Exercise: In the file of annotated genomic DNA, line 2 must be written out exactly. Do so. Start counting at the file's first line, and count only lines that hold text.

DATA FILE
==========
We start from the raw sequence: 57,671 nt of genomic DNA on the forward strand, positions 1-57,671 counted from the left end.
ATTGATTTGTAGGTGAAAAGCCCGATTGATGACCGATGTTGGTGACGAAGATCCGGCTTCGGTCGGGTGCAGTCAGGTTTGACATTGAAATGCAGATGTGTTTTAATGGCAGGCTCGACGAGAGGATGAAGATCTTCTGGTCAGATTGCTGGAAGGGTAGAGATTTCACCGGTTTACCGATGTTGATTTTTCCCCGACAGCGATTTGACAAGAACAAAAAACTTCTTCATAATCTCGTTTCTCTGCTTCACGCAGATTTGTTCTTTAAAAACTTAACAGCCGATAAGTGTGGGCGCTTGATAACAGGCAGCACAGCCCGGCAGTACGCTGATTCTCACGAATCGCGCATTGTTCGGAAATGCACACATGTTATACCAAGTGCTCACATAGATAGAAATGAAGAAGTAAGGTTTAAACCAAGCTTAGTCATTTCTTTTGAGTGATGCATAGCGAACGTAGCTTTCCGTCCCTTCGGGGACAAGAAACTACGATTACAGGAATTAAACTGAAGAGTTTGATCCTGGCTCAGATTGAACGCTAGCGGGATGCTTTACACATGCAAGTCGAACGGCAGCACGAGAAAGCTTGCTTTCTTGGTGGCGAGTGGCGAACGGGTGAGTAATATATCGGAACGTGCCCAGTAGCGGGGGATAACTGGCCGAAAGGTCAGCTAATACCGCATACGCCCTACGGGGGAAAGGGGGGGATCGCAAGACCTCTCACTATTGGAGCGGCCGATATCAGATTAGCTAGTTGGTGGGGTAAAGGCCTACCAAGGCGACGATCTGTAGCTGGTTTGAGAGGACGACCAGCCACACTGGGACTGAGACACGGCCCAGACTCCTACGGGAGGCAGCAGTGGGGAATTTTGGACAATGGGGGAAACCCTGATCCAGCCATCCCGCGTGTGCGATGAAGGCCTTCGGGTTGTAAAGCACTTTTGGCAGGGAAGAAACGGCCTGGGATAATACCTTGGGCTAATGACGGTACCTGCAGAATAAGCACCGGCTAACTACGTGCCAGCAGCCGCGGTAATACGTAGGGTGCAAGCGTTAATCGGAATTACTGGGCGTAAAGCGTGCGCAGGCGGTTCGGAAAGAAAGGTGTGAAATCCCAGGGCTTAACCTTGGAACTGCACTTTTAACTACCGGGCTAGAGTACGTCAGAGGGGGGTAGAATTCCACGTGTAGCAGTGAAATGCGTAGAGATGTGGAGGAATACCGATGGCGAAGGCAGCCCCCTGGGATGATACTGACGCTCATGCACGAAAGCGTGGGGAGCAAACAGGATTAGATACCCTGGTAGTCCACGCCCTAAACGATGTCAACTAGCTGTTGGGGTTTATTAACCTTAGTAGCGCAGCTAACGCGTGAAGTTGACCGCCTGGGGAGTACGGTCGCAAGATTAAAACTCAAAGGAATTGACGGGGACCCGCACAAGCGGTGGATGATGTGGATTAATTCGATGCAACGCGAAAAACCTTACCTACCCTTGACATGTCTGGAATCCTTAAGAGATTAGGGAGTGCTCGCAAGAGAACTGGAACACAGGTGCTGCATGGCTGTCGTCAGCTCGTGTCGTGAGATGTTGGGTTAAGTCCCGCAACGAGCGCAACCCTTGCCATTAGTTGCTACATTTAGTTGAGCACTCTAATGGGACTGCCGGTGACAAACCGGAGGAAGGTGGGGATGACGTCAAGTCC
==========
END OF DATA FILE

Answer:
ATTGATTTGTAGGTGAAAAGCCCGATTGATGACCGATGTTGGTGACGAAGATCCGGCTTCGGTCGGGTGCAGTCAGGTTTGACATTGAAATGCAGATGTGTTTTAATGGCAGGCTCGACGAGAGGATGAAGATCTTCTGGTCAGATTGCTGGAAGGGTAGAGATTTCACCGGTTTACCGATGTTGATTTTTCCCCGACAGCGATTTGACAAGAACAAAAAACTTCTTCATAATCTCGTTTCTCTGCTTCACGCAGATTTGTTCTTTAAAAACTTAACAGCCGATAAGTGTGGGCGCTTGATAACAGGCAGCACAGCCCGGCAGTACGCTGATTCTCACGAATCGCGCATTGTTCGGAAATGCACACATGTTATACCAAGTGCTCACATAGATAGAAATGAAGAAGTAAGGTTTAAACCAAGCTTAGTCATTTCTTTTGAGTGATGCATAGCGAACGTAGCTTTCCGTCCCTTCGGGGACAAGAAACTACGATTACAGGAATTAAACTGAAGAGTTTGATCCTGGCTCAGATTGAACGCTAGCGGGATGCTTTACACATGCAAGTCGAACGGCAGCACGAGAAAGCTTGCTTTCTTGGTGGCGAGTGGCGAACGGGTGAGTAATATATCGGAACGTGCCCAGTAGCGGGGGATAACTGGCCGAAAGGTCAGCTAATACCGCATACGCCCTACGGGGGAAAGGGGGGGATCGCAAGACCTCTCACTATTGGAGCGGCCGATATCAGATTAGCTAGTTGGTGGGGTAAAGGCCTACCAAGGCGACGATCTGTAGCTGGTTTGAGAGGACGACCAGCCACACTGGGACTGAGACACGGCCCAGACTCCTACGGGAGGCAGCAGTGGGGAATTTTGGACAATGGGGGAAACCCTGATCCAGCCATCCCGCGTGTGCGATGAAGGCCTTCGGGTTGTAAAGCACTTTTGGCAGGGAAGAAACGGCCTGGGATAATACCTTGGGCTAATGACGGTACCTGCAGAATAAGCACCGGCTAACTACGTGCCAGCAGCCGCGGTAATACGTAGGGTGCAAGCGTTAATCGGAATTACTGGGCGTAAAGCGTGCGCAGGCGGTTCGGAAAGAAAGGTGTGAAATCCCAGGGCTTAACCTTGGAACTGCACTTTTAACTACCGGGCTAGAGTACGTCAGAGGGGGGTAGAATTCCACGTGTAGCAGTGAAATGCGTAGAGATGTGGAGGAATACCGATGGCGAAGGCAGCCCCCTGGGATGATACTGACGCTCATGCACGAAAGCGTGGGGAGCAAACAGGATTAGATACCCTGGTAGTCCACGCCCTAAACGATGTCAACTAGCTGTTGGGGTTTATTAACCTTAGTAGCGCAGCTAACGCGTGAAGTTGACCGCCTGGGGAGTACGGTCGCAAGATTAAAACTCAAAGGAATTGACGGGGACCCGCACAAGCGGTGGATGATGTGGATTAATTCGATGCAACGCGAAAAACCTTACCTACCCTTGACATGTCTGGAATCCTTAAGAGATTAGGGAGTGCTCGCAAGAGAACTGGAACACAGGTGCTGCATGGCTGTCGTCAGCTCGTGTCGTGAGATGTTGGGTTAAGTCCCGCAACGAGCGCAACCCTTGCCATTAGTTGCTACATTTAGTTGAGCACTCTAATGGGACTGCCGGTGACAAACCGGAGGAAGGTGGGGATGACGTCAAGTCC